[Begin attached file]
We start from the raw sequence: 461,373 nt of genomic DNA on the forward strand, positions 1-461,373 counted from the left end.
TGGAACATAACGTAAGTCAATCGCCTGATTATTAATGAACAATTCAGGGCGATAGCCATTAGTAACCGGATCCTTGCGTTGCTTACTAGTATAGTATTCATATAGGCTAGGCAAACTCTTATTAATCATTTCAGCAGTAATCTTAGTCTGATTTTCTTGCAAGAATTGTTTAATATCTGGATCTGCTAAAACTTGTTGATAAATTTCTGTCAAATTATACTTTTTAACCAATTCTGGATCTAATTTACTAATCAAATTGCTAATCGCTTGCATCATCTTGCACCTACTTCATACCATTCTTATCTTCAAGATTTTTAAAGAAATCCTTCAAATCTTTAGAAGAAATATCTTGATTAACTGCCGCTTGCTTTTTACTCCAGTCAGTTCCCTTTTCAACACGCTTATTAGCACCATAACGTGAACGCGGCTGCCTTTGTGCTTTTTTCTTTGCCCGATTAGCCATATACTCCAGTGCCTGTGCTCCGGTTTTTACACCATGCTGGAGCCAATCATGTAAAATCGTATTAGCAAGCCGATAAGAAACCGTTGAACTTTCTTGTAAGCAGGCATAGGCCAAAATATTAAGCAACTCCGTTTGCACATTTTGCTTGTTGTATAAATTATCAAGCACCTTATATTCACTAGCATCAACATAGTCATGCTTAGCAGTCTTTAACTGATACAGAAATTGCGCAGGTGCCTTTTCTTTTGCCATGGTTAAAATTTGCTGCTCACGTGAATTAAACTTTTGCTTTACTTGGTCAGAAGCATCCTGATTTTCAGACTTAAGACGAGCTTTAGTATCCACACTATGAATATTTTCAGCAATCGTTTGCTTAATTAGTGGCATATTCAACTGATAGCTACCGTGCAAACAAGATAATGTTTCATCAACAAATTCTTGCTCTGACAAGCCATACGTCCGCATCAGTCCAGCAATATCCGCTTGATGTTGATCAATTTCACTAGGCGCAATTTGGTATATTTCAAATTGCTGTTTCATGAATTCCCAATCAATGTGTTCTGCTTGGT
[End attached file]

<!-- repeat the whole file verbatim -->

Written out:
We start from the raw sequence: 461,373 nt of genomic DNA on the forward strand, positions 1-461,373 counted from the left end.
TGGAACATAACGTAAGTCAATCGCCTGATTATTAATGAACAATTCAGGGCGATAGCCATTAGTAACCGGATCCTTGCGTTGCTTACTAGTATAGTATTCATATAGGCTAGGCAAACTCTTATTAATCATTTCAGCAGTAATCTTAGTCTGATTTTCTTGCAAGAATTGTTTAATATCTGGATCTGCTAAAACTTGTTGATAAATTTCTGTCAAATTATACTTTTTAACCAATTCTGGATCTAATTTACTAATCAAATTGCTAATCGCTTGCATCATCTTGCACCTACTTCATACCATTCTTATCTTCAAGATTTTTAAAGAAATCCTTCAAATCTTTAGAAGAAATATCTTGATTAACTGCCGCTTGCTTTTTACTCCAGTCAGTTCCCTTTTCAACACGCTTATTAGCACCATAACGTGAACGCGGCTGCCTTTGTGCTTTTTTCTTTGCCCGATTAGCCATATACTCCAGTGCCTGTGCTCCGGTTTTTACACCATGCTGGAGCCAATCATGTAAAATCGTATTAGCAAGCCGATAAGAAACCGTTGAACTTTCTTGTAAGCAGGCATAGGCCAAAATATTAAGCAACTCCGTTTGCACATTTTGCTTGTTGTATAAATTATCAAGCACCTTATATTCACTAGCATCAACATAGTCATGCTTAGCAGTCTTTAACTGATACAGAAATTGCGCAGGTGCCTTTTCTTTTGCCATGGTTAAAATTTGCTGCTCACGTGAATTAAACTTTTGCTTTACTTGGTCAGAAGCATCCTGATTTTCAGACTTAAGACGAGCTTTAGTATCCACACTATGAATATTTTCAGCAATCGTTTGCTTAATTAGTGGCATATTCAACTGATAGCTACCGTGCAAACAAGATAATGTTTCATCAACAAATTCTTGCTCTGACAAGCCATACGTCCGCATCAGTCCAGCAATATCCGCTTGATGTTGATCAATTTCACTAGGCGCAATTTGGTATATTTCAAATTGCTGTTTCATGAATTCCCAATCAATGTGTTCTGCTTGGT